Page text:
Published August 24, 2012

The Goal: Extend the life of helicopter rotors and save millions of dollars

Helicopter Transport Services, Inc. (HTSI) owns a fleet of firefighting helicopters that was destined for the scrap heap unless the service lifetime of their rotors could be extended. To do this, they needed to demonstrate to the FAA that even though the rotors were old, they’d never been used as hard as they were designed for. To make their case, they’d somehow have to measure the behavior of the rotors in-flight. HTSI hired FAA-certified principal engineer Dave McClenahan to oversee the testing and analysis. Dave hired engineer Dick Meridith to attach strain gages to the air frame and rotor and collect data during as a helicopter was put through its paces. A consultant was enlisted to write the collection program, which he promised to do while on a vacation from his day job. The vacation ended and there was no working program and time was running out, so Dick asked National Instruments what he should do. After a call to Moore Good Ideas (MGI), David Moore was on a plane the next day.

The Issues

The first issue: Could MGI just finish off what had already been written? MGI always tries to save our customers time and money by reusing existing code. For example, one of our customers had an old data acquisition system that pumped data right into Excel where the customer did all their analysis and reporting. With the implementation of MGI’s advanced, new acquisition system, would the data show up in the old spreadsheets just like it used to? Of course! All the customer’s investment in their spreadsheets was saved. Another example involves a pair of MGI customers who had old control systems that were already LabVIEW based. One customer blows up automobile airbags and the other blows up rocket motor cases. Neither one liked it when their old LabVIEW code would blow up during a test that couldn’t be repeated. Instead of rebuilding their systems from scratch, which would have taken their test systems down for a costly amount of time, MGI reused as much of the existing LabVIEW code as possible by just chasing down and fixing the bugs in the old systems. Regarding HTSI, was the code written so far worth saving? In this case, no. It was better to start from a proven architecture, one that MGI has used on multiple real-time projects. The next issue: How to reliably collect real time data from high speed rotors while in flight.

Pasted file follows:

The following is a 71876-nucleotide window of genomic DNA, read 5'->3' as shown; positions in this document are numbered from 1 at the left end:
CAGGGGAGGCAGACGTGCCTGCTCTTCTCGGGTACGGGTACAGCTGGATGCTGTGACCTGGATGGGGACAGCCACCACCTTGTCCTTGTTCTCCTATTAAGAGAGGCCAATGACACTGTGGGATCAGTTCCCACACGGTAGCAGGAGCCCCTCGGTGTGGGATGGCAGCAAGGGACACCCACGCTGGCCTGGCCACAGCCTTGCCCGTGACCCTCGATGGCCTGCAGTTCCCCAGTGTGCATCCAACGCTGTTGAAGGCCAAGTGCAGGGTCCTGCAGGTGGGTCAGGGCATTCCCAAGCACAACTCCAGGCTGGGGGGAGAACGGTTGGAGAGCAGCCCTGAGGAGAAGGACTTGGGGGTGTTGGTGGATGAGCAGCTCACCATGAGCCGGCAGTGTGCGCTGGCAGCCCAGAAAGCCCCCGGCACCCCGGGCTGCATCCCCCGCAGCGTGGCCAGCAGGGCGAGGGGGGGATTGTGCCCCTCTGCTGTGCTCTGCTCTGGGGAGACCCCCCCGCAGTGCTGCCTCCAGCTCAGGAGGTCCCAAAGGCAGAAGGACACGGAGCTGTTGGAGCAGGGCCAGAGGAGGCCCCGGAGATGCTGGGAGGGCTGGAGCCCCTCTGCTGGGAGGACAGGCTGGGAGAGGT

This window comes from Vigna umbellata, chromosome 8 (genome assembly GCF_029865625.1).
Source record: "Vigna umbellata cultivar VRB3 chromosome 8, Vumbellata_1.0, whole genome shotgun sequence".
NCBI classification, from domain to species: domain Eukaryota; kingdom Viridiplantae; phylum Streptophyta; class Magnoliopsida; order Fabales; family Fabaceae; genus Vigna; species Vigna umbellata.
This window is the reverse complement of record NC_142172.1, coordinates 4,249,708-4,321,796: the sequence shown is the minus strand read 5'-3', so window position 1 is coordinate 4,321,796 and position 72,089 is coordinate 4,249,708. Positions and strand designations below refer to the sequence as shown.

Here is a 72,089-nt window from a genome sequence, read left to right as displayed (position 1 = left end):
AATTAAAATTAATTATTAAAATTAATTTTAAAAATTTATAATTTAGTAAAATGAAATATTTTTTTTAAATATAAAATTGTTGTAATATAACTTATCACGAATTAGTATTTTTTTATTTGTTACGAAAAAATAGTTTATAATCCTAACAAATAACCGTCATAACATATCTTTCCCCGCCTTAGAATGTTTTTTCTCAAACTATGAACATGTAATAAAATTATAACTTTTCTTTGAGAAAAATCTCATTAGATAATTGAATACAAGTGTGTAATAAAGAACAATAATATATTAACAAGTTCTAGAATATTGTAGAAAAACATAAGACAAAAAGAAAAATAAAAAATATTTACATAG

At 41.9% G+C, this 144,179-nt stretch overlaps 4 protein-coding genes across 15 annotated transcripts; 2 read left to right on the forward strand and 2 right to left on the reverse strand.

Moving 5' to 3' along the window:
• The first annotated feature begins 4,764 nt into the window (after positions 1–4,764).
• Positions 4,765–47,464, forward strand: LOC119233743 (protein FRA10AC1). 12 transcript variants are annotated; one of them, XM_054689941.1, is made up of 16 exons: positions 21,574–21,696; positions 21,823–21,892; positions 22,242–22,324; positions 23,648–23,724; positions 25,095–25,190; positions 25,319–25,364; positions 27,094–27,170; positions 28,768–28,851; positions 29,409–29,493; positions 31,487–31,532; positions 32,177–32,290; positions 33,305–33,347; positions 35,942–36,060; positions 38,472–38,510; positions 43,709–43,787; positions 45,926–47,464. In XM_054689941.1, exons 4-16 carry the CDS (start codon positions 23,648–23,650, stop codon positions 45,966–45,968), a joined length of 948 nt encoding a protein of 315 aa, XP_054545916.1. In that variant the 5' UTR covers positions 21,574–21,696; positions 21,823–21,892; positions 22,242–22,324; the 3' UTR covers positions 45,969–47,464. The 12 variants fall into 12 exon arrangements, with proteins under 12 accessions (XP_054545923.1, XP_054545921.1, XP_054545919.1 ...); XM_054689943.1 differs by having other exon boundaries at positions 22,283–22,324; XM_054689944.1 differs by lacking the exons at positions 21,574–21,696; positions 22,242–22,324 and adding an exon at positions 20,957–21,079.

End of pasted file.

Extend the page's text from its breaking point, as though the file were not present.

Rotor Box

Once Dick Meredith had attached his strain gages to the rotor, he knew he needed a reliable way of reading their signals and getting them into the cockpit where they would be merged with the airframe measurements and stored for later analysis. He decided to use a PXI/SCXI combination chassis mounted to spin exactly over the center of the rotor. The chassis would run LabVIEW RT for extra reliability, and communicate via Ethernet with a second chassis running LabVIEW under Windows in the cockpit. For MGI, the dual LabVIEW architecture was one we were familiar with from three earlier projects: canceling the wave motion of a ship mounted drilling rig, remote controlled electrochemical cutting of explosive filled shells, and measuring rock strength during controlled crush tests. David chose to base the HTSI program on the software used on the ship.

Reuse Tool

Normally, creating an old program based on a new one in LabVIEW is inefficient, but MGI has developed a free tool that helps you easily and quickly rename a whole set of VIs and type definitions while maintaining their relationships. This works because MGI plans for reuse: we employ the same prefix in the name of all VIs in a project. What’s more, MGI has also developed a free tool for updating the icons of the renamed VIs.

The Success

It only took about a half day to rename the old project and replace elements that were specific to the old project with elements specific to the new one. Next, MGI had to add the key new feature, integration of remotely collected data with locally collected data. At 1.5 days in, David was ready to try out the new application. On the third day, the real fun began—we discovered that the drivers weren’t installed correctly and had various bugs. Because MGI is experienced at debugging our software, the drivers, and your hardware, all at the same time, at four days, it looked like everything was working correctly. We were close, but a second short trip was required where we rolled back to older drivers and just let the “real-time” system run under Windows. Bottom line, the system worked, the test flights were successful, and MGI’s firefighting skills kept HTSI’s firefighting skills online.